Manuel Betancourt, on what Judy Garland meant to the women that listened to her.
As soon as I sat down to write about Judy Garland I knew I’d be entering into a conversation that’s been going on for decades. The avid fandom Garland inspires is almost as legendary as the star herself. Years before the world caught Beatlemania—and decades before self-anointed “stans” would dub themselves Swifties, Lambies, Little Monsters and the like—Judy fans epitomized a kind of devotion that was hard to put into words without sounding hyperbolic.
Writing about the ravenous fan base that emerged alongside Garland’s concert era (“the Garland cult” as it was unofficially dubbed), biographer Anne Edwards explains that the singer had tapped into the nation’s rejects (“the men and women who had never been accepted as they were”): Judy’s incredible comeback(s), she writes, “caused them to rise up and at any cost to reach her, to let her know she was not alone, that they would protect her, that they understood, that they accepted her for herself and perceived her need for both a dialogue and an outstretched hand.” Gay men were at the forefront of that community of misfits, happy to have found in Garland a performer whose tragedy and resilience (like their own) went hand in hand.
Those “boys in the tight trousers,” her “ever-present little bluebirds” as Time magazine euphemistically referred to them at the time (William Goldman was not so kind, outright talking about the “flutter of fags” that filled up Garland’s closing night at The Palace in 1967), were drawn to Garland precisely because she spoke their language. This image of Garland’s gay fans is central to my book’s engagement with Judy at Carnegie Hall. But the Garland fandom doesn’t consist solely of gay men fawning over the legendary diva, finding inner strength in her own glittering resilience. As Susie Boyt illustrates in her memoir My Judy Garland Life, the way women look up to and find solace in Judy is just as fascinating an instantiation of how keenly the young girl with the big voice projected an image that many around the world could identify with. Always teetering between grace and awkwardness, between the sublime and the tragic, she was a star who felt tailor-made for anyone who felt not quite at home in their own body.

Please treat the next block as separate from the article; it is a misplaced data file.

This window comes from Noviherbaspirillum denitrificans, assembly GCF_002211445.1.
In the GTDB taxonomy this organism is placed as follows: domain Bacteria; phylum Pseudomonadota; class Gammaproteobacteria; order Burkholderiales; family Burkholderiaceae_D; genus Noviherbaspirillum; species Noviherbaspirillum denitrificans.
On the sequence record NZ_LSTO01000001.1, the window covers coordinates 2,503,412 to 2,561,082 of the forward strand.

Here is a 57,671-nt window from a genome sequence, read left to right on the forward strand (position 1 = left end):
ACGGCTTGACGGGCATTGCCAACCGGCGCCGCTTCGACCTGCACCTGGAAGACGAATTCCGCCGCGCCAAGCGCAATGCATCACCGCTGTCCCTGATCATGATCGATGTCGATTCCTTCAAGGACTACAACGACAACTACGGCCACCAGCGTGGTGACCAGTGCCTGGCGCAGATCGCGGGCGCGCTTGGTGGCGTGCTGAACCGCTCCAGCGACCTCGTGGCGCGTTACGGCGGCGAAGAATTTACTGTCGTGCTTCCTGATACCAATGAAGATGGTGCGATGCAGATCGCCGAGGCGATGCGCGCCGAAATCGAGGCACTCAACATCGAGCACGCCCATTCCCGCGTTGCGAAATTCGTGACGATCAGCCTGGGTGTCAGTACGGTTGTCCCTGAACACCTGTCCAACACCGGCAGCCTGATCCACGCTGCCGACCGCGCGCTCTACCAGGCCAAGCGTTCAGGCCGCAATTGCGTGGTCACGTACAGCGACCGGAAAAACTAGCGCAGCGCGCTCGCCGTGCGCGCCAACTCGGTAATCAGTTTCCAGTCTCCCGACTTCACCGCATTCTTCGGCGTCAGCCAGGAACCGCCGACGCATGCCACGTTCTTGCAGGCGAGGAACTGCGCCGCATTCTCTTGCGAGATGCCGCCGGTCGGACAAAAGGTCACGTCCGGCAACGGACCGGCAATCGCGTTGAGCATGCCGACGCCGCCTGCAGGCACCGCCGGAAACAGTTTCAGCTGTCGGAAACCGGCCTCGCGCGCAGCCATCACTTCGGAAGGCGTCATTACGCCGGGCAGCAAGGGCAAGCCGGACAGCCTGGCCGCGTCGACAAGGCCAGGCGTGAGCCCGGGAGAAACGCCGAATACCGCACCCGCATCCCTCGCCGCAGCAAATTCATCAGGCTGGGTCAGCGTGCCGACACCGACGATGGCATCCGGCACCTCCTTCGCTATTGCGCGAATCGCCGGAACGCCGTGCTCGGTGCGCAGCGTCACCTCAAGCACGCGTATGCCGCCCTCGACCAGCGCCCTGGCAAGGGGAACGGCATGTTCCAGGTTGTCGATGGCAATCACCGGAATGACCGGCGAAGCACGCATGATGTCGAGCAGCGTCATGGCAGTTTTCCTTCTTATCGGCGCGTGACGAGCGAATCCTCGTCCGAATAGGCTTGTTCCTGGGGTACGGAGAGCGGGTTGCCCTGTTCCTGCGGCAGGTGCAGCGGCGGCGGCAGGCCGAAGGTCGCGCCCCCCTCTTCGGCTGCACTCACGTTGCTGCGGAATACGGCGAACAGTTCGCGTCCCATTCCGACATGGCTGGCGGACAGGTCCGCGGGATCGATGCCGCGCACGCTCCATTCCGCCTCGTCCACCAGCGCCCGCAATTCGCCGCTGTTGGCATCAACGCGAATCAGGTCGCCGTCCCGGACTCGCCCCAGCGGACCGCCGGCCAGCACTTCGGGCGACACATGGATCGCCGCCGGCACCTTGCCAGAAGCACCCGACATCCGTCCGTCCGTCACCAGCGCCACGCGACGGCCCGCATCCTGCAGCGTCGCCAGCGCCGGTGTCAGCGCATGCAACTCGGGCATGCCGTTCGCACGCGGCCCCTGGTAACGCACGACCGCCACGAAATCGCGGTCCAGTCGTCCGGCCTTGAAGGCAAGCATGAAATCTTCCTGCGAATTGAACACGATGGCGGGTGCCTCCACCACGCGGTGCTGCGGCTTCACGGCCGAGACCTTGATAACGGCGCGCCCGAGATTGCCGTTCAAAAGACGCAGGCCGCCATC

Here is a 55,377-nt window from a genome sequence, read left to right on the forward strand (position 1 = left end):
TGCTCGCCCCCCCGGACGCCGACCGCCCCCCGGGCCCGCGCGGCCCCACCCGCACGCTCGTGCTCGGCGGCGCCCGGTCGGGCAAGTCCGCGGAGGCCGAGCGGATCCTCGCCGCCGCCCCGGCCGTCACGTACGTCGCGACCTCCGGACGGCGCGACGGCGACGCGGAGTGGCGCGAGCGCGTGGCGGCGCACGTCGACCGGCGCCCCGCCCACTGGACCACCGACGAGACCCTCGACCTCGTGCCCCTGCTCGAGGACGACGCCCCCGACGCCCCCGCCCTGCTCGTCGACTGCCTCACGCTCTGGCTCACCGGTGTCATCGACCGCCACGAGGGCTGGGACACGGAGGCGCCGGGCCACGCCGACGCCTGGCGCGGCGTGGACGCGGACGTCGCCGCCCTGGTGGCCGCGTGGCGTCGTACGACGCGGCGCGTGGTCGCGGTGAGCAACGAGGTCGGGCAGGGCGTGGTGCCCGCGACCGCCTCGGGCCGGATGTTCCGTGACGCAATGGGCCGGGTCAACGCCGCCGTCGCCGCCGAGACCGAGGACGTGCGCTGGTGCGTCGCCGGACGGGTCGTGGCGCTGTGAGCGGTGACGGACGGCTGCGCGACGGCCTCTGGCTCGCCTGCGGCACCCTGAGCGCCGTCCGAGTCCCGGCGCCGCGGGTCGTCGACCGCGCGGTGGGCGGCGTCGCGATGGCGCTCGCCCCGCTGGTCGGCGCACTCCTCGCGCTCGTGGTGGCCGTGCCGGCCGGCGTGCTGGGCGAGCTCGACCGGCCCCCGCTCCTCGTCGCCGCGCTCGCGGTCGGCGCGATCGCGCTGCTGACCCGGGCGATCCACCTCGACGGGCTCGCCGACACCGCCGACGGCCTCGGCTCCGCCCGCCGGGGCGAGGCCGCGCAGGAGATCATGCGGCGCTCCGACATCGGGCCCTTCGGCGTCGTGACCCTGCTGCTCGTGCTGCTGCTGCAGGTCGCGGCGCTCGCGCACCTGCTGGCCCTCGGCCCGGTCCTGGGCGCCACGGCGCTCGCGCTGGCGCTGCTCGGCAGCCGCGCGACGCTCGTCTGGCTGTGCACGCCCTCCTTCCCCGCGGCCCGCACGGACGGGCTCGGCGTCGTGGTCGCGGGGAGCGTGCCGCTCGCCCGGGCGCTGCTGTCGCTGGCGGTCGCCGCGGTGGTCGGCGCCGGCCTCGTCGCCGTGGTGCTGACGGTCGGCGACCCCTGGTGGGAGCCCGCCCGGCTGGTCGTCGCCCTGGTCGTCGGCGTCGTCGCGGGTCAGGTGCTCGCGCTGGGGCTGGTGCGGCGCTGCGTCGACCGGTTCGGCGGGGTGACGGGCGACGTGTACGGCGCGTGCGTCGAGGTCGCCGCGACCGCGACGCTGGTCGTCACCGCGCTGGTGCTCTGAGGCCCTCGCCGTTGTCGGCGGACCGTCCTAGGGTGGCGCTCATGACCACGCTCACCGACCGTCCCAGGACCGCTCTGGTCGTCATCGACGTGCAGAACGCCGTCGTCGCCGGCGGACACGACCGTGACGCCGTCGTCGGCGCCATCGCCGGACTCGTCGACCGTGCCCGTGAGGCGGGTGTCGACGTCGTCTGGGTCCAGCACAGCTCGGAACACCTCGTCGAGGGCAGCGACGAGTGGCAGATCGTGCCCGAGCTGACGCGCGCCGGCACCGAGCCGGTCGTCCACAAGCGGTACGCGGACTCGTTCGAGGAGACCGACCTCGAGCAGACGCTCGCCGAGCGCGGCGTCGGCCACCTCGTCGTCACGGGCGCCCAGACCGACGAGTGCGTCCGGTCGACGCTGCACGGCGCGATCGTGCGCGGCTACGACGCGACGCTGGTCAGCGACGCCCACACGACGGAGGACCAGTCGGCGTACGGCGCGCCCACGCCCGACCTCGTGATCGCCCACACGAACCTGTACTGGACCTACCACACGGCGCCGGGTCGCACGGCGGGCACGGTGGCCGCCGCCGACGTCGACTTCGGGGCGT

Moreover, while gay male fans have long been an easy entrypoint through which to examine Judy’s own queer appeal (see: the appropriation of expressions like “friends of Dorothy” and “best Judy” within the queer community), Ann Pellegrini’s academic article “Unnatural Affinities: Me and Judy at the Lesbian Bar” tackles head on, for example, what it means to connect with Garland as a woman coming into her queerness.
“I started devouring Judy bios at an ‘unnaturally’ early age,” she confesses, her own tomboyness finding a fixture in Judy’s characters on screen and her off-screen persona. “Her struggle with the ‘wrong’ body resonated with my own sense of being not quite at home in my own—except when I was onstage. This is one of the points at which I queerly connect with Judy.” If one of the things that made Judy so appropriable for gay men was her in-betweenness, she wonders, “why does her position in between not also make her the perfect girl for me?”
The question is rhetorical. The reason why Judy resonates all these years later and why Judy at Carnegie Hall remains such a perfect encapsulation of her appeal is that, no matter what she was singing, it always felt like she was singing it just to you, whether you were a gay boy swooning over Dorothy, a little girl who looked up to Esther in her trolley, or a young queer woman finding in Garland’s on-screen persona someone equally alluring and comforting.
Intrigued by the relationship Judy had with her fans? Check out Manuel’s book to learn more about Garland’s cult following.